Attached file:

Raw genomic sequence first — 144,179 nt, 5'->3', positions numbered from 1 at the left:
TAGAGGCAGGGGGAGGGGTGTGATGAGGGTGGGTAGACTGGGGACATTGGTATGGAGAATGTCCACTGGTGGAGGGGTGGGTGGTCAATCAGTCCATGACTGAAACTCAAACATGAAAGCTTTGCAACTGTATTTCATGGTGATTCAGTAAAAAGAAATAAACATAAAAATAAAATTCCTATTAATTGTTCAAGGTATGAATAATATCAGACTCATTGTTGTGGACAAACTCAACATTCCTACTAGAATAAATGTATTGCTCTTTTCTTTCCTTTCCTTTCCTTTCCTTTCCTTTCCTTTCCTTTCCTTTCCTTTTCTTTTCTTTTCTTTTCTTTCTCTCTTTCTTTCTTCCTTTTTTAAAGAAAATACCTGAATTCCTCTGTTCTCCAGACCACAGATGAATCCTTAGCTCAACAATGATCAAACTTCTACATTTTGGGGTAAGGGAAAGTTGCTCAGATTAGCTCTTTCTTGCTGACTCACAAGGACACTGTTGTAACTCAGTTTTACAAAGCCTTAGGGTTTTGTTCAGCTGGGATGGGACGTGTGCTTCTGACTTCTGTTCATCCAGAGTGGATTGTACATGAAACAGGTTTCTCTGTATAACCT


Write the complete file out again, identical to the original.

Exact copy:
Raw genomic sequence first — 144,179 nt, 5'->3', positions numbered from 1 at the left:
TAGAGGCAGGGGGAGGGGTGTGATGAGGGTGGGTAGACTGGGGACATTGGTATGGAGAATGTCCACTGGTGGAGGGGTGGGTGGTCAATCAGTCCATGACTGAAACTCAAACATGAAAGCTTTGCAACTGTATTTCATGGTGATTCAGTAAAAAGAAATAAACATAAAAATAAAATTCCTATTAATTGTTCAAGGTATGAATAATATCAGACTCATTGTTGTGGACAAACTCAACATTCCTACTAGAATAAATGTATTGCTCTTTTCTTTCCTTTCCTTTCCTTTCCTTTCCTTTCCTTTCCTTTCCTTTCCTTTTCTTTTCTTTTCTTTTCTTTCTCTCTTTCTTTCTTCCTTTTTTAAAGAAAATACCTGAATTCCTCTGTTCTCCAGACCACAGATGAATCCTTAGCTCAACAATGATCAAACTTCTACATTTTGGGGTAAGGGAAAGTTGCTCAGATTAGCTCTTTCTTGCTGACTCACAAGGACACTGTTGTAACTCAGTTTTACAAAGCCTTAGGGTTTTGTTCAGCTGGGATGGGACGTGTGCTTCTGACTTCTGTTCATCCAGAGTGGATTGTACATGAAACAGGTTTCTCTGTATAACCT